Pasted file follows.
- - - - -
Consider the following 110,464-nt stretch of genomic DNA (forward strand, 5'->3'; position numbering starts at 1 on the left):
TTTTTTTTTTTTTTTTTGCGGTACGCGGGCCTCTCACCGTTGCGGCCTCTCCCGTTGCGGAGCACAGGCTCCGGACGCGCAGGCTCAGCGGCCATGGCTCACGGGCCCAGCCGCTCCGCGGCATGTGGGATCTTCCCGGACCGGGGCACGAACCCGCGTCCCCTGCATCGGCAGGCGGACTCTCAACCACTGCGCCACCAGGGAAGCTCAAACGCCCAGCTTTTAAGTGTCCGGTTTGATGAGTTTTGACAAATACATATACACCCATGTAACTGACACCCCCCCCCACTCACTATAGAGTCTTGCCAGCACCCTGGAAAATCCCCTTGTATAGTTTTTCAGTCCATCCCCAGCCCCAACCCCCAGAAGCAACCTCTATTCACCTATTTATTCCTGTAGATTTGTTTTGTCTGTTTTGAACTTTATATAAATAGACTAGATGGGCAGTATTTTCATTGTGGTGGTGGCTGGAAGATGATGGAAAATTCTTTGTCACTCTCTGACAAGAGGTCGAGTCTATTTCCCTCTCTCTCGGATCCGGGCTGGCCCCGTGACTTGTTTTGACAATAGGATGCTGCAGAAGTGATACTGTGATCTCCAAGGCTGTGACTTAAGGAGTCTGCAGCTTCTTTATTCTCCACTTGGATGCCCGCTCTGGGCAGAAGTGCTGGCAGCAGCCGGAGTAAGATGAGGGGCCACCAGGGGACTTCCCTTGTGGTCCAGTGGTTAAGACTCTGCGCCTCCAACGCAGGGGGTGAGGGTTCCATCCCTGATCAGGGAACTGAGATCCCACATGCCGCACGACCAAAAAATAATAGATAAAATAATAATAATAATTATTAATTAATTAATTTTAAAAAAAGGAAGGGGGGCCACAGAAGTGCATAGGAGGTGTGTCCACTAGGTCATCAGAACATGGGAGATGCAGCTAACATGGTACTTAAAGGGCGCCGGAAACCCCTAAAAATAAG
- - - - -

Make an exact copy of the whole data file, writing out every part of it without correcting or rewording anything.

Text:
Consider the following 110,464-nt stretch of genomic DNA (forward strand, 5'->3'; position numbering starts at 1 on the left):
TTTTTTTTTTTTTTTTTGCGGTACGCGGGCCTCTCACCGTTGCGGCCTCTCCCGTTGCGGAGCACAGGCTCCGGACGCGCAGGCTCAGCGGCCATGGCTCACGGGCCCAGCCGCTCCGCGGCATGTGGGATCTTCCCGGACCGGGGCACGAACCCGCGTCCCCTGCATCGGCAGGCGGACTCTCAACCACTGCGCCACCAGGGAAGCTCAAACGCCCAGCTTTTAAGTGTCCGGTTTGATGAGTTTTGACAAATACATATACACCCATGTAACTGACACCCCCCCCCACTCACTATAGAGTCTTGCCAGCACCCTGGAAAATCCCCTTGTATAGTTTTTCAGTCCATCCCCAGCCCCAACCCCCAGAAGCAACCTCTATTCACCTATTTATTCCTGTAGATTTGTTTTGTCTGTTTTGAACTTTATATAAATAGACTAGATGGGCAGTATTTTCATTGTGGTGGTGGCTGGAAGATGATGGAAAATTCTTTGTCACTCTCTGACAAGAGGTCGAGTCTATTTCCCTCTCTCTCGGATCCGGGCTGGCCCCGTGACTTGTTTTGACAATAGGATGCTGCAGAAGTGATACTGTGATCTCCAAGGCTGTGACTTAAGGAGTCTGCAGCTTCTTTATTCTCCACTTGGATGCCCGCTCTGGGCAGAAGTGCTGGCAGCAGCCGGAGTAAGATGAGGGGCCACCAGGGGACTTCCCTTGTGGTCCAGTGGTTAAGACTCTGCGCCTCCAACGCAGGGGGTGAGGGTTCCATCCCTGATCAGGGAACTGAGATCCCACATGCCGCACGACCAAAAAATAATAGATAAAATAATAATAATAATTATTAATTAATTAATTTTAAAAAAAGGAAGGGGGGCCACAGAAGTGCATAGGAGGTGTGTCCACTAGGTCATCAGAACATGGGAGATGCAGCTAACATGGTACTTAAAGGGCGCCGGAAACCCCTAAAAATAAG